Carrots and Night Vision - WW2

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WW2 - "Carrots Help you see in the dark"

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The Carrot is an economically important horticultural crop that has gained popularity since world War Two due to increased awareness of its nutritional value and versatility. Orange carrots are highly revered as “good for the eyes” due to their high content of hydrocarbon carotenoids, a class of phytochemicals that are often precursors to vitamin A. α- and β-Carotene predominate in orange carrots.

During the 6 years of World War Two the UK Ministry of Food did its best to drum up enthusiasm for carrots as a substitute for rationed goods. Doctor Carrot, carrying a bag marked " Vit A", was prominently featured on pages of recipe books and extensive advertising campaigns in the press, cinema and on the radio.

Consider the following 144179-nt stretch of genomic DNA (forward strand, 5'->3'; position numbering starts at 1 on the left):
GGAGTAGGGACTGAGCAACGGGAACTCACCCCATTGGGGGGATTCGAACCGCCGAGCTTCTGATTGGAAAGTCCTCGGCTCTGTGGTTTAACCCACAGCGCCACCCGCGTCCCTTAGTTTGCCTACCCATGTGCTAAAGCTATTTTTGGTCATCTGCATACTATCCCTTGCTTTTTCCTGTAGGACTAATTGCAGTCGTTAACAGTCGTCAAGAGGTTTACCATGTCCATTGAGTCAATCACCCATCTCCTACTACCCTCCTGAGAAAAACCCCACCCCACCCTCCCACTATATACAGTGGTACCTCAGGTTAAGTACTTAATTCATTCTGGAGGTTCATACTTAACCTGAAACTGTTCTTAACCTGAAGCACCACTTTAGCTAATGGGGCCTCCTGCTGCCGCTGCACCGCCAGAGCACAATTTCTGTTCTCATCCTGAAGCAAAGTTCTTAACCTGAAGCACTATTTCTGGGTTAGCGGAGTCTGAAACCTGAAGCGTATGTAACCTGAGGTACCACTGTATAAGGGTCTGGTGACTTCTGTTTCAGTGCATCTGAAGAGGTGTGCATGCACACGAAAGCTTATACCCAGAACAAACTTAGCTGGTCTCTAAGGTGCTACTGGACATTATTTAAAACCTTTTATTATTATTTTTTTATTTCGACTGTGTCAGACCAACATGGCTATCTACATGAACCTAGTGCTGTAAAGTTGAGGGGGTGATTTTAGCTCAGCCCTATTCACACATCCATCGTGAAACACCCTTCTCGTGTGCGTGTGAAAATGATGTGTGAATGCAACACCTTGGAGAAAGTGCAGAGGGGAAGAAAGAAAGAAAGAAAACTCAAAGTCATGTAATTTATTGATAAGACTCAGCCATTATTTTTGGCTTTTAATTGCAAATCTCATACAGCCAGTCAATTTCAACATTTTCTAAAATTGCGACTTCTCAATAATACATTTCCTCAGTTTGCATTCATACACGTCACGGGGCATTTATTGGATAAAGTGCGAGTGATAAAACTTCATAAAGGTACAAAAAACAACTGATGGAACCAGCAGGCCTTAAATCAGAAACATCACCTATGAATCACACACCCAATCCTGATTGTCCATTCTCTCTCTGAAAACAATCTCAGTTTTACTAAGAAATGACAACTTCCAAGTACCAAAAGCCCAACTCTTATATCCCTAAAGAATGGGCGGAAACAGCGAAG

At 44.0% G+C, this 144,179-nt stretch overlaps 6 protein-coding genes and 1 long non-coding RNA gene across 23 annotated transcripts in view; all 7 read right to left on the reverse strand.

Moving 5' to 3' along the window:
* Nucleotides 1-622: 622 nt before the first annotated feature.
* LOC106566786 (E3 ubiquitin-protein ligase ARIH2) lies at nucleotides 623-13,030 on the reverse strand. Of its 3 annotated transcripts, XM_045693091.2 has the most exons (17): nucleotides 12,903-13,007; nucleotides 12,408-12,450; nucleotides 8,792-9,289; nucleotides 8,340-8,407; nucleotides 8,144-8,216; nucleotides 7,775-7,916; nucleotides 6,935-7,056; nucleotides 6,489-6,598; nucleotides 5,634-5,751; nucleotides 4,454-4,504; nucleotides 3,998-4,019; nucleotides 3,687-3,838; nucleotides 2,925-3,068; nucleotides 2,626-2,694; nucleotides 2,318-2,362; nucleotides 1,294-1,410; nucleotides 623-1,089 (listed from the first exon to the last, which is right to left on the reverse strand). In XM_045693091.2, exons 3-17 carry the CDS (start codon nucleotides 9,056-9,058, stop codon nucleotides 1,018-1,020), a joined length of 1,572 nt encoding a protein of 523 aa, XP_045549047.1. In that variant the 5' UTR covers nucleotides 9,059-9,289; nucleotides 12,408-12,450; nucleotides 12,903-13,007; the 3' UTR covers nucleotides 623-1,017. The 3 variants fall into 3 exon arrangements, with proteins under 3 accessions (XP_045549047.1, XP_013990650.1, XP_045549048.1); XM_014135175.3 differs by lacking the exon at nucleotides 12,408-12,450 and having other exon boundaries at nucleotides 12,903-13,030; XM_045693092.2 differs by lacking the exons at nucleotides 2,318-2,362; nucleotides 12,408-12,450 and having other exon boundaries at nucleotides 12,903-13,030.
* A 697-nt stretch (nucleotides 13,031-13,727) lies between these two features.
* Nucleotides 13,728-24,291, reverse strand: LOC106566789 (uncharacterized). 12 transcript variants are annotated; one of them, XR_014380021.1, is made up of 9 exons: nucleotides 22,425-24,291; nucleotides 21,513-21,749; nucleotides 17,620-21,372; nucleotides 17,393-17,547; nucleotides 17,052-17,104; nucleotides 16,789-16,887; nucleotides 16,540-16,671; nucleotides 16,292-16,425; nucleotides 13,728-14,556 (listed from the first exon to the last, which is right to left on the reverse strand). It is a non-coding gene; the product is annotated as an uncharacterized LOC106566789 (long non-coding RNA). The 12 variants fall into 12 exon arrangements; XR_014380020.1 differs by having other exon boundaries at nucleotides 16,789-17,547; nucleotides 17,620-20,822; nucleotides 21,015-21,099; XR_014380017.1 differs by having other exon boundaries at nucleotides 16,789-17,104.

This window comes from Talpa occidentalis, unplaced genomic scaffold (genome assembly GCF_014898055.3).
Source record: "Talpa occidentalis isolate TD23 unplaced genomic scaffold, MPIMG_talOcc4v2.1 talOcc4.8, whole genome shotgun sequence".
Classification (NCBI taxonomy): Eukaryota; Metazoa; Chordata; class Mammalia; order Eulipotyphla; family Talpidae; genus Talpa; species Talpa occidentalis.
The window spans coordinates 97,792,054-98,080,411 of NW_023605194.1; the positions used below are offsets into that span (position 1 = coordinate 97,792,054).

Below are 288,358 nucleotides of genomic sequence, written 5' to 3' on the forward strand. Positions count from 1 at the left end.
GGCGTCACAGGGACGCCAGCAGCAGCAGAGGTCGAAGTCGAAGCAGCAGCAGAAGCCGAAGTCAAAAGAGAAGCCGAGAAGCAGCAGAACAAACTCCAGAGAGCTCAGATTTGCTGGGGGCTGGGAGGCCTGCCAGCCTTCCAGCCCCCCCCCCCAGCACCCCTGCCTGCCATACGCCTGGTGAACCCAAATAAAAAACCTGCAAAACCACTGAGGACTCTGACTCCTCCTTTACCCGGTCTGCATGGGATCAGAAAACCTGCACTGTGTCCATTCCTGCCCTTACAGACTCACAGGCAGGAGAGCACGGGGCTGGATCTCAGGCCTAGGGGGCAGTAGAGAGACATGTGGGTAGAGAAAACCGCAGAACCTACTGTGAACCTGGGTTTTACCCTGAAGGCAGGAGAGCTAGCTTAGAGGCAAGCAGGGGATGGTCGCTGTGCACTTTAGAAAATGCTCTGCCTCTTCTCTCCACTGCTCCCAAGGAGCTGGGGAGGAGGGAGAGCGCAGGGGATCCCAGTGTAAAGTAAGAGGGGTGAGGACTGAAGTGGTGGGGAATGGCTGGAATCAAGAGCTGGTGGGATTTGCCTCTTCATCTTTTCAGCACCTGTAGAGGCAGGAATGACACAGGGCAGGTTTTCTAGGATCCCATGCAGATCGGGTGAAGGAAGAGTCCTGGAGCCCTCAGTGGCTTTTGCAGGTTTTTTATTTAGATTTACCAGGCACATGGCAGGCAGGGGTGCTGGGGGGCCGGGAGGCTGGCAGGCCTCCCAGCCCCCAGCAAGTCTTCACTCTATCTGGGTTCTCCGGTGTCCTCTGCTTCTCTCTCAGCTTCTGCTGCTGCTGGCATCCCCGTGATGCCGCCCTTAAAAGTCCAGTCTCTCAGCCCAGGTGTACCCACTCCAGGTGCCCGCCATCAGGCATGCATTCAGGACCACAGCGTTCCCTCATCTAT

World war Two revived the popularity of the carrot and gave it a rightful place in the kitchen, elevated to a new high as a major food and nutritional source.

Carrots also played their part in winning the air battle. Famously, the Government responded to a temporary wartime oversupply of carrots by suggesting, through propaganda, that the RAF's exceptional night-flying and target success, was due to eating high carotene content carrots. The ruse worked and consumption of carrots increased sharply because people thought carrots might help them see better in the blackout, thus taking the pressure off other food supplies.


"Carrots Help you See in the Dark" was a popular saying at the time and people eagerly digested carrots, Dr Carrot Arrives - The Children's Best Friendbelieving this would help them to see more clearly in the blackout. This ruse not only helped reduce the surplus vegetables but also helped to mask the chief reason for the RAF's success in night time air battles - the increasing power of radar and the secret introduction of an airborne version of the system. It is true that carrots can help keep your eyes healthy and if you are otherwise deficient in Vitamin A, will help you see better in the dark, by restoring that function to peak performance.